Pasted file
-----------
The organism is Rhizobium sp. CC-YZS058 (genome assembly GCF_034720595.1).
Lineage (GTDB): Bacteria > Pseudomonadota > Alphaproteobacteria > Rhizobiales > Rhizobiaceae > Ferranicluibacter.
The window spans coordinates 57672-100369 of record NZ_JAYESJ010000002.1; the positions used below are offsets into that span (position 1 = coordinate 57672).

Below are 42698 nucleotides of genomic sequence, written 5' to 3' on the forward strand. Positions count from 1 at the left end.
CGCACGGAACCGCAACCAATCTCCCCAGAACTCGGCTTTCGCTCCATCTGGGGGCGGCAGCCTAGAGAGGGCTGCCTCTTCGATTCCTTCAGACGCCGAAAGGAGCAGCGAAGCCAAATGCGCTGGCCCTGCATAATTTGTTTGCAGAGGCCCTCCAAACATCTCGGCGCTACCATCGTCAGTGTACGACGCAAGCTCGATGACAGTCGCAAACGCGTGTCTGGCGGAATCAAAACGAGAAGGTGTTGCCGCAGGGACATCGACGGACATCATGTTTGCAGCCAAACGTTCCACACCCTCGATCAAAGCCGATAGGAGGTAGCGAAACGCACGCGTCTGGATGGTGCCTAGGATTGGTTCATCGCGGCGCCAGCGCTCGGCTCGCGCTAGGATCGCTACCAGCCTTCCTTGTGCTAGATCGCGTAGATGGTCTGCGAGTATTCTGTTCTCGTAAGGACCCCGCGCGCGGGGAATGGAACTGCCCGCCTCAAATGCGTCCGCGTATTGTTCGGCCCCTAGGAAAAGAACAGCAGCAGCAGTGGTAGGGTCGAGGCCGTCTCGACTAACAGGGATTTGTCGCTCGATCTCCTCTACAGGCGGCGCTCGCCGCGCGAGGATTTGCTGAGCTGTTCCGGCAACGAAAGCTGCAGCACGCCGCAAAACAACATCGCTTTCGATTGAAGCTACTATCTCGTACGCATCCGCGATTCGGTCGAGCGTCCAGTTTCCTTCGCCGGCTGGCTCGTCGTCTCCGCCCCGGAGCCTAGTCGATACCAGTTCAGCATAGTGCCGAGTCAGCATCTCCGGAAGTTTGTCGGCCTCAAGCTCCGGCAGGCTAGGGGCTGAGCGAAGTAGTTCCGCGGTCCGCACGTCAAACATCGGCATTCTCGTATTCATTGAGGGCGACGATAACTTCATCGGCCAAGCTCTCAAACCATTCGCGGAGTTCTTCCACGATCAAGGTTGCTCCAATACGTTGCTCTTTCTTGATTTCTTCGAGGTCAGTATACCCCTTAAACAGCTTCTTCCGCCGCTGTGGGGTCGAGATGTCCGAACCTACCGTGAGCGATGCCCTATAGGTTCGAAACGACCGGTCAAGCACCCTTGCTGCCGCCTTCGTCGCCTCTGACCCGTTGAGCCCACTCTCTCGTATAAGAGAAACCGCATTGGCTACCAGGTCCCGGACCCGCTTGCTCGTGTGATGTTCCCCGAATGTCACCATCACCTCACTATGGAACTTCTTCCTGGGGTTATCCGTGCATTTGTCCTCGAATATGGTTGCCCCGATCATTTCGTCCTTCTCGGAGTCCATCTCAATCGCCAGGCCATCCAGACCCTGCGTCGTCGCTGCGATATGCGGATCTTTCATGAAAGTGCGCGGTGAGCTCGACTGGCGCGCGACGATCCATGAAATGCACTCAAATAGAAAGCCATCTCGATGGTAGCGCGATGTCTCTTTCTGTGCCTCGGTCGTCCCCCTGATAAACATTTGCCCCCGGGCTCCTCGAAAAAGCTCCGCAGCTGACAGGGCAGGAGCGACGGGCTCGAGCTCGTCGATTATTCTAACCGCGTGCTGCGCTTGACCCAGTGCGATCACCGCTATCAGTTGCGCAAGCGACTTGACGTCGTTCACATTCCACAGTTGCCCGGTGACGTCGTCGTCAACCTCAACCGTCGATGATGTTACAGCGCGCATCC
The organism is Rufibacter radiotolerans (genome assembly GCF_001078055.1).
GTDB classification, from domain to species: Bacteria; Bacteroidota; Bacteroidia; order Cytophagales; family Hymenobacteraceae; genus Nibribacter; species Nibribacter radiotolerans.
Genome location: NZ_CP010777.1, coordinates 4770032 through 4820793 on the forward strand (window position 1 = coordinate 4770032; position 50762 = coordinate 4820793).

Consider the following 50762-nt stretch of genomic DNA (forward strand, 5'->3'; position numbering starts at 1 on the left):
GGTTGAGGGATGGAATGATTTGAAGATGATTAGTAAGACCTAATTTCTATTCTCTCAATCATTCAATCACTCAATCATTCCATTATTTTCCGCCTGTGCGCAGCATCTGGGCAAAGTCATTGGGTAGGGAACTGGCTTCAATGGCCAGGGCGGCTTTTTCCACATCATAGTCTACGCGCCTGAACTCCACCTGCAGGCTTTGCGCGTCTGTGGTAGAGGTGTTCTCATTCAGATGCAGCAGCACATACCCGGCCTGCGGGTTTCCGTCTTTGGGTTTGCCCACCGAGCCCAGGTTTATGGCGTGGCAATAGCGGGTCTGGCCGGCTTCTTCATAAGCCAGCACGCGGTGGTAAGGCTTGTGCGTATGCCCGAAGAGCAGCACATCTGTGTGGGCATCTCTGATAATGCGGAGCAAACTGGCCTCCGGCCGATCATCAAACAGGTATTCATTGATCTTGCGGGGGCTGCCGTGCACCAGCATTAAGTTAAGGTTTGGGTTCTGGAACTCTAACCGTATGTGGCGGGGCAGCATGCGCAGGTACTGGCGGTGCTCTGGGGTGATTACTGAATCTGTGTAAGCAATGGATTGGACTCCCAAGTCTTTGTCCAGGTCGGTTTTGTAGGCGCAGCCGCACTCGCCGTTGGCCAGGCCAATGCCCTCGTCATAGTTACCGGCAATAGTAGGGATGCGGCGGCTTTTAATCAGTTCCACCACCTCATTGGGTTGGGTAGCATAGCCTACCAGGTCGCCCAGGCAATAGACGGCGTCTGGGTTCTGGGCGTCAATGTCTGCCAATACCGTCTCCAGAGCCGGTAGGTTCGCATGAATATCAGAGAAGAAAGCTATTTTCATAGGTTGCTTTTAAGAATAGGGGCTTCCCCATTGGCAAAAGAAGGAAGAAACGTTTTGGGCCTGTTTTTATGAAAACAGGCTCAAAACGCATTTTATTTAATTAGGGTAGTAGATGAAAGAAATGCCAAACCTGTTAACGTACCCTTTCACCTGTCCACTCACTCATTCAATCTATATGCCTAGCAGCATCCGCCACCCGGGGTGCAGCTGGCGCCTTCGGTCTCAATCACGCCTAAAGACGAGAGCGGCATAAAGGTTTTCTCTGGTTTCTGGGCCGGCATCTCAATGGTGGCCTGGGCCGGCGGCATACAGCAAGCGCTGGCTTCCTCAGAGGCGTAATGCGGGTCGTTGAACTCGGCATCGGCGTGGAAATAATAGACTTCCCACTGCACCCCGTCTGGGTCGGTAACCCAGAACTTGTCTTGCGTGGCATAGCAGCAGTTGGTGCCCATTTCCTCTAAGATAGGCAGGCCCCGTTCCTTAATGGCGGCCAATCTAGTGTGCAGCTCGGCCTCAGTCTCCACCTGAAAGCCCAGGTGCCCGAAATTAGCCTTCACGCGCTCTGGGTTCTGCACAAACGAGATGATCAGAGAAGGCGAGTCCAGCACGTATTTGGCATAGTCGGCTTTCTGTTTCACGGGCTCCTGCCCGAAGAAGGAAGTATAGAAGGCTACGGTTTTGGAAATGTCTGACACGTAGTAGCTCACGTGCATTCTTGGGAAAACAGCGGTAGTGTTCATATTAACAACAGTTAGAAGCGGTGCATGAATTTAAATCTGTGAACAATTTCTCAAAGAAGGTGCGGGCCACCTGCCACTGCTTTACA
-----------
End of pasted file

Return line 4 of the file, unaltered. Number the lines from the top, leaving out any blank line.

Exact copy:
Below are 42698 nucleotides of genomic sequence, written 5' to 3' on the forward strand. Positions count from 1 at the left end.